Advice: We are hitting the two most important weeks of the year for grass management
"If you think you have enough grass at the start of the second rotation, then you probably have too much grass" is a common quotation from farmers who are seasoned campaigners when it comes to grass measuring.
And "I'd rather be looking at it than for it" is the common retort you get from those who don't measure grass. Which camp are you in?
Quantities of grass on farms are well ahead of where they normally would be for this time of year, which is primarily due to the exceptional grass growth we experienced over the winter months.
Grass growth rates since then have tracked along expected lines with Pasturebase showing national growth rates to be 27kg DM/Ha last week and expected to rise this week.
To those that measure regularly, this is the growth rate they expect. For those that don't measure; "there's no growth at the moment", is the common phrase we hear.
The attached graphic shows that this year's growth has been slightly ahead of the five-year average.
There appears to be a big variation on farms at the moment in terms of average farm covers. Those that left cows out early and followed a spring rotation plan finished their first rotation sometime over the past two weeks.
Those that delayed turnout, have very heavy covers of grass ahead of cows and are struggling to get good clean-outs in paddocks. The first round may not finish for another fortnight or more on many of these farms unless paddocks are skipped.
The impact of poor graze-outs on paddocks will result in a deterioration of grass quality until well into the summer months.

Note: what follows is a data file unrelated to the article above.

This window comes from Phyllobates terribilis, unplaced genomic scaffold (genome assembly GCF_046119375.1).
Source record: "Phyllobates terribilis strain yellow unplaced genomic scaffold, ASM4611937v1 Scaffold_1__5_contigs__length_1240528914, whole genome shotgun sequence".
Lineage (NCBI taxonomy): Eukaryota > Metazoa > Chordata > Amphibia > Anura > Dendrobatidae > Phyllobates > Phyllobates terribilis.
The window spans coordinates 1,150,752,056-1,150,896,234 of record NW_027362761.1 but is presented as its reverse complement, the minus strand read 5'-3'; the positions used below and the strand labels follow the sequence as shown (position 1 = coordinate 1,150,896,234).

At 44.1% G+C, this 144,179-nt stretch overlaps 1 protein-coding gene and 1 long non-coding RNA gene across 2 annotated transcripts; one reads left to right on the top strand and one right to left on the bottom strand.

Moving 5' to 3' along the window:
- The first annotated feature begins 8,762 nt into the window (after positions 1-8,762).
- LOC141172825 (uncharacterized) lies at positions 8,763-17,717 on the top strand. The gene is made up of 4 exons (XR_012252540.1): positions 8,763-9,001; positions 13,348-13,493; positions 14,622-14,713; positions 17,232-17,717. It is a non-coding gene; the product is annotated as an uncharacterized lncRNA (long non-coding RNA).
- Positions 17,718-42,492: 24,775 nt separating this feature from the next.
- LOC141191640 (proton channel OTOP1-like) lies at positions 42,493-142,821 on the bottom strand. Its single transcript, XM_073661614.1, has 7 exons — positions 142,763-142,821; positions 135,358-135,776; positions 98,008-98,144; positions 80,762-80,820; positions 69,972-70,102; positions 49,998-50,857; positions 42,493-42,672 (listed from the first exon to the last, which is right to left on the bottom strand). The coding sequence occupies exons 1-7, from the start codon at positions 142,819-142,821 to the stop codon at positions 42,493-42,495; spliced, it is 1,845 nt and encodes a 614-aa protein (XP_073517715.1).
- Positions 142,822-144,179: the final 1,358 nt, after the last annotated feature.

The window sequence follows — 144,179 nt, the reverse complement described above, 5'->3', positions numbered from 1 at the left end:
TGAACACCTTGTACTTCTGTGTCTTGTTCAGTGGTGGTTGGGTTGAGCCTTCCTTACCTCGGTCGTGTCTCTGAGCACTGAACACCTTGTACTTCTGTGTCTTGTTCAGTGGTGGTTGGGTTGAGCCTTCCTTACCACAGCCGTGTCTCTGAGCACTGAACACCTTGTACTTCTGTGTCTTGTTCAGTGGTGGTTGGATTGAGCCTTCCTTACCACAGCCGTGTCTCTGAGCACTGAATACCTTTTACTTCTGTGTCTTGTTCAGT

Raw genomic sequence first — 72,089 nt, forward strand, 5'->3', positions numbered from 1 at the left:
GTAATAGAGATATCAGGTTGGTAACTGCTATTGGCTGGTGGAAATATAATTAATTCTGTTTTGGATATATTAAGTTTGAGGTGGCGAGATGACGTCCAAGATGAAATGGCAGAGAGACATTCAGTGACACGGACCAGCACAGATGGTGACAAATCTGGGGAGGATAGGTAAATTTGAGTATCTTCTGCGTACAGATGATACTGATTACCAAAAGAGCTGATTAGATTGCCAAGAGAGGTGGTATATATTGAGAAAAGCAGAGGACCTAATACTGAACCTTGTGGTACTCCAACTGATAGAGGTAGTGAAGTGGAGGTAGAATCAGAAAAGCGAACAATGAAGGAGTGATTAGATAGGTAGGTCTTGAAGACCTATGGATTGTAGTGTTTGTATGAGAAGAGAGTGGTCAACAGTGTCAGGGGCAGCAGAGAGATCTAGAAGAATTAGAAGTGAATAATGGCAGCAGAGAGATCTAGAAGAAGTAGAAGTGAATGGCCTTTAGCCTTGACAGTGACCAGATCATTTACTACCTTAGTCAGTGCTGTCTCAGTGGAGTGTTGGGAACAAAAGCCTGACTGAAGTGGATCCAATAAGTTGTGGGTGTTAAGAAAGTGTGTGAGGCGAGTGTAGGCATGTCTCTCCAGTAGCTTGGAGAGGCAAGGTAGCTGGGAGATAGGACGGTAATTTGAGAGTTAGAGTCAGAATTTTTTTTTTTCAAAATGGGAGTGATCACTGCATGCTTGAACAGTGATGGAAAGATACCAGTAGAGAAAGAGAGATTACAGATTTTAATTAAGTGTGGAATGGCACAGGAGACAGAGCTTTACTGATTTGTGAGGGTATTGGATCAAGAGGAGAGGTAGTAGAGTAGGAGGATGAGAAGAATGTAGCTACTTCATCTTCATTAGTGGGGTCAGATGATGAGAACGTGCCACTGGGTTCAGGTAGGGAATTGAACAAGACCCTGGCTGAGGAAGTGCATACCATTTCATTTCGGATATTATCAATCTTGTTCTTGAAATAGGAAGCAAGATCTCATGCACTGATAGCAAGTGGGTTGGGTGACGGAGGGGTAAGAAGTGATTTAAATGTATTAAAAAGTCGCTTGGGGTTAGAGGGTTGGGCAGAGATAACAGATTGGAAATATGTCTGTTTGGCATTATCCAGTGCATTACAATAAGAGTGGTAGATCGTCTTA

A paddock that is grazed tightly now (down to 4cm) will have a grass digestibility four units greater than those that are poorly grazed now. This will result in more litres in the bulk tank and a lift in milk solids percentages.
Some will argue that pre-mowing will solve the problem, and it will, but an earlier turnout of cows would have been a much cheaper option involving a lot less labour.
Others will argue that topping will remedy the issue, but unfortunately this results in grass being wasted, slower re-growths and again unnecessary labour input.
Tight grazing now, promotes tillering of the ryegrass plant giving a dense cover of grass on the paddock, thus increasing the potential yield of the paddock for the remainder of the year. This also increases the proportion of leaf in the plant and reduces the proportion of stem, thereby increasing the overall feed value.
For those who have finished their first rotation, maintain the average farm cover above 550kg DM/Ha and aim to have 180-200kg DM/cow. Supplement with meal according to these figures.
Spread one unit of nitrogen per day. Aim to enter pre-grazing covers of 1300kg and aim to have 10-14 days grass ahead of the cows. Do a weekly grass cover and reassess the situation on a weekly basis.
For those that commenced grazing later and have 20-30 days grass ahead of the cows, cut 10-20pc of the farm as surplus silage immediately. Reassess the situation again in a week's time.
You may have to cut again depending on growth rates. The challenge here is to attain a staggered wedge and not to have a large portion of the grazing block at the same stage of growth. Aim to get the average farm cover down to 600kg within the next fortnight. Increase the stocking rate and reduce meal to 1-2kgs/cow (while still feeding enough cal-mag to cover tetany).
At a meeting of a grass focused discussion group last week, one member of the group made the comment: "Get the grass right for the next two weeks and you're set up for the year, get it wrong and you'll be months trying to correct it".
Joe Kelleher is a Teagasc advisor based in Newcastle West, Co Limerick
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